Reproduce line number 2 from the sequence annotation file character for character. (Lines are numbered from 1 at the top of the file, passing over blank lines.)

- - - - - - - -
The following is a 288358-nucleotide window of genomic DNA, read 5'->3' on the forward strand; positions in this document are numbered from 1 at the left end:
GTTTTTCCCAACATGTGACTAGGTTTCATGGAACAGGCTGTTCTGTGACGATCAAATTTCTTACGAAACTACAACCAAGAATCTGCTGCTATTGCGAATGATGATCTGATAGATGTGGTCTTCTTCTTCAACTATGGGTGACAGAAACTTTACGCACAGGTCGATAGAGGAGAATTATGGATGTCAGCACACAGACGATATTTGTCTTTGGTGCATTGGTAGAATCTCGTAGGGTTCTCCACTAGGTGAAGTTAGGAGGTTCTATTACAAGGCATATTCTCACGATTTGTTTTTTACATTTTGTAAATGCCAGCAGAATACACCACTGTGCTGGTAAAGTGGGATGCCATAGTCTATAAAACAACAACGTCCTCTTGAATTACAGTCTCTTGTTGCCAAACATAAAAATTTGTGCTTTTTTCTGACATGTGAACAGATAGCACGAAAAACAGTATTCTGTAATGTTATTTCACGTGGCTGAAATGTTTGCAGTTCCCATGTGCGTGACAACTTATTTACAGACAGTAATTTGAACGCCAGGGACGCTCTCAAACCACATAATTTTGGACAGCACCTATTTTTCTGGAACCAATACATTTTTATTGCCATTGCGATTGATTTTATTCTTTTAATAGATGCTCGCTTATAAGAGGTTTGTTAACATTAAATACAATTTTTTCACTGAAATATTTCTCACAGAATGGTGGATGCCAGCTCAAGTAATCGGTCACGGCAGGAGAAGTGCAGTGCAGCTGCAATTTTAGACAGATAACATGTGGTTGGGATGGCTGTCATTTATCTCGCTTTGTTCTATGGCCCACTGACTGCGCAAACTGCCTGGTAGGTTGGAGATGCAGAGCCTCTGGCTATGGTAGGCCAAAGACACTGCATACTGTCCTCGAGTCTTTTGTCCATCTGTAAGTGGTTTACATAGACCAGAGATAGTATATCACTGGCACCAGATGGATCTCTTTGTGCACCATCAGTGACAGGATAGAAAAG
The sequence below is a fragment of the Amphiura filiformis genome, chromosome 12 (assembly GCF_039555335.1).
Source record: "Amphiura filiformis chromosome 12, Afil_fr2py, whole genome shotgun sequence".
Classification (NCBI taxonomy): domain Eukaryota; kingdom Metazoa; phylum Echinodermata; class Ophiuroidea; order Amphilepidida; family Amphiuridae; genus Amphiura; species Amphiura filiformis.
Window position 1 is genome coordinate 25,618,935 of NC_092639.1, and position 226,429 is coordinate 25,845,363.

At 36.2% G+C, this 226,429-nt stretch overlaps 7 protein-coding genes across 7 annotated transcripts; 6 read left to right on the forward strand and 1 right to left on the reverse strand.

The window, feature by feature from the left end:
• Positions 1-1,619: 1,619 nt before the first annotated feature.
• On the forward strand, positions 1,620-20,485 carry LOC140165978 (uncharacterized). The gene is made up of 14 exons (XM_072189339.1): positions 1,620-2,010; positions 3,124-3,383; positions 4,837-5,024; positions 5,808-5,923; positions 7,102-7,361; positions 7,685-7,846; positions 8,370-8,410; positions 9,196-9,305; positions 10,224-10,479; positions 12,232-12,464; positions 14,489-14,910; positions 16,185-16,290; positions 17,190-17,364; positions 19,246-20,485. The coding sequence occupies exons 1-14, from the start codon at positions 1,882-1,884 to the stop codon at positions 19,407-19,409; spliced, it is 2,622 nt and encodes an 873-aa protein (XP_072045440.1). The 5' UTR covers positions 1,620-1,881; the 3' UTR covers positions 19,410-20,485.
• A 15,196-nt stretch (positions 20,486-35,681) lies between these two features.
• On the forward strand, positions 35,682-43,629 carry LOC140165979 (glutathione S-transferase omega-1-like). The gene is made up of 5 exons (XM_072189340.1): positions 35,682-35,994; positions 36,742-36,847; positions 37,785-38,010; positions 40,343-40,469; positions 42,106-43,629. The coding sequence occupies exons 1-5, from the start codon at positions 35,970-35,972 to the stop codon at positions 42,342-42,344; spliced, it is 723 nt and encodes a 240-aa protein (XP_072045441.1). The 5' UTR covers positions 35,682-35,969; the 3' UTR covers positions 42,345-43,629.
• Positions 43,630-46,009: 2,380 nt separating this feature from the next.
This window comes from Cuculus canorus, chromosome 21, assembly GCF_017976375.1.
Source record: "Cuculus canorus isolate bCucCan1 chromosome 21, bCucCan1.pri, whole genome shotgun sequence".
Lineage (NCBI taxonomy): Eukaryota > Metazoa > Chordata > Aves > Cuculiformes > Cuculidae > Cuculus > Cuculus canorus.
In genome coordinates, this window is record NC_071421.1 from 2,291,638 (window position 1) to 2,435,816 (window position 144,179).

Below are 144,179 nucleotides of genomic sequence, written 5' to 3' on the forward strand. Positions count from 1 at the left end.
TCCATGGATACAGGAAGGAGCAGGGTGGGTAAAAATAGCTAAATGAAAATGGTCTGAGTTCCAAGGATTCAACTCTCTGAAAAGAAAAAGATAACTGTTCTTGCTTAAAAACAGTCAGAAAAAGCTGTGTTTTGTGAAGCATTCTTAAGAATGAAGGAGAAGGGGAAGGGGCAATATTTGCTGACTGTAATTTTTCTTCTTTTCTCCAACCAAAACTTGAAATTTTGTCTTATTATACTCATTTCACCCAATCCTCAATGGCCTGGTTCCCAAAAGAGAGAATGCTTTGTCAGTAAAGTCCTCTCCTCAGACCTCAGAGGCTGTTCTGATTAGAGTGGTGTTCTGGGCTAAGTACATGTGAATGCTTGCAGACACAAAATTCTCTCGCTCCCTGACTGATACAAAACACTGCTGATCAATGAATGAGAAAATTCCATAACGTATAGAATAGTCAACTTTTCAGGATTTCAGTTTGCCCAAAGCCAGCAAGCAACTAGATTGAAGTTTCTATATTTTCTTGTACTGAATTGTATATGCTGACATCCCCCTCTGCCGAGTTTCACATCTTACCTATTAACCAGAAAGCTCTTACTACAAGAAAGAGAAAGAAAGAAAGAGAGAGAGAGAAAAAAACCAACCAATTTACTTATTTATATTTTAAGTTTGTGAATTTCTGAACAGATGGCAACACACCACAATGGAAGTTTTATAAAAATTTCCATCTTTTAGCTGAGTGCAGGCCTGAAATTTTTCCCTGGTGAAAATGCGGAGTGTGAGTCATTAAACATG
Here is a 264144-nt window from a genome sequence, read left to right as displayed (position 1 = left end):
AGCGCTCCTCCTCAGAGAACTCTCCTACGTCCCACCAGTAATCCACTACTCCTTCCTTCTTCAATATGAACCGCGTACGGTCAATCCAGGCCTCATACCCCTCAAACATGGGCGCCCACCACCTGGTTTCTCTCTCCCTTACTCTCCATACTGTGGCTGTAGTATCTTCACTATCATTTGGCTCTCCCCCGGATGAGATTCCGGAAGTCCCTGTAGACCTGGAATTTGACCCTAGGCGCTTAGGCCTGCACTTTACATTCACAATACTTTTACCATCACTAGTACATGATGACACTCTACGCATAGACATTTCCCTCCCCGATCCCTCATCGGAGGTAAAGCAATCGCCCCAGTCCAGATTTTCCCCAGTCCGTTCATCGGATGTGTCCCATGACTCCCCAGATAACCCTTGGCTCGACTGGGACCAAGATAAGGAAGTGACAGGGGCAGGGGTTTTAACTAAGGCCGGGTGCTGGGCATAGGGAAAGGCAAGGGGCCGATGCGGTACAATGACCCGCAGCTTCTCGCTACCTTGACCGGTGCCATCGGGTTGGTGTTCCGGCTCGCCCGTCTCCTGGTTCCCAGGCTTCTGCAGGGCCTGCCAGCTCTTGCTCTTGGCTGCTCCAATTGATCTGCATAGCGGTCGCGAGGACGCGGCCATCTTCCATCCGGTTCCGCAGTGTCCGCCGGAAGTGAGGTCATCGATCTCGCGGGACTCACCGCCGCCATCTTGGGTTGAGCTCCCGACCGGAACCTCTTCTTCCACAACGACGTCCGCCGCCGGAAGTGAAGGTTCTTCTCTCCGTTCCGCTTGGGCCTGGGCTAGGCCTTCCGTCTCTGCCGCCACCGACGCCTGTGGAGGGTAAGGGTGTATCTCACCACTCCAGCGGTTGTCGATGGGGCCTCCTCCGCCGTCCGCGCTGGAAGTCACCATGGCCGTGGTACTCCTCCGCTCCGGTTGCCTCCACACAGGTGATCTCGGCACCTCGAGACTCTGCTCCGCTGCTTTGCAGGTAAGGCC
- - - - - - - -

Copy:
GTTTTTCCCAACATGTGACTAGGTTTCATGGAACAGGCTGTTCTGTGACGATCAAATTTCTTACGAAACTACAACCAAGAATCTGCTGCTATTGCGAATGATGATCTGATAGATGTGGTCTTCTTCTTCAACTATGGGTGACAGAAACTTTACGCACAGGTCGATAGAGGAGAATTATGGATGTCAGCACACAGACGATATTTGTCTTTGGTGCATTGGTAGAATCTCGTAGGGTTCTCCACTAGGTGAAGTTAGGAGGTTCTATTACAAGGCATATTCTCACGATTTGTTTTTTACATTTTGTAAATGCCAGCAGAATACACCACTGTGCTGGTAAAGTGGGATGCCATAGTCTATAAAACAACAACGTCCTCTTGAATTACAGTCTCTTGTTGCCAAACATAAAAATTTGTGCTTTTTTCTGACATGTGAACAGATAGCACGAAAAACAGTATTCTGTAATGTTATTTCACGTGGCTGAAATGTTTGCAGTTCCCATGTGCGTGACAACTTATTTACAGACAGTAATTTGAACGCCAGGGACGCTCTCAAACCACATAATTTTGGACAGCACCTATTTTTCTGGAACCAATACATTTTTATTGCCATTGCGATTGATTTTATTCTTTTAATAGATGCTCGCTTATAAGAGGTTTGTTAACATTAAATACAATTTTTTCACTGAAATATTTCTCACAGAATGGTGGATGCCAGCTCAAGTAATCGGTCACGGCAGGAGAAGTGCAGTGCAGCTGCAATTTTAGACAGATAACATGTGGTTGGGATGGCTGTCATTTATCTCGCTTTGTTCTATGGCCCACTGACTGCGCAAACTGCCTGGTAGGTTGGAGATGCAGAGCCTCTGGCTATGGTAGGCCAAAGACACTGCATACTGTCCTCGAGTCTTTTGTCCATCTGTAAGTGGTTTACATAGACCAGAGATAGTATATCACTGGCACCAGATGGATCTCTTTGTGCACCATCAGTGACAGGATAGAAAAG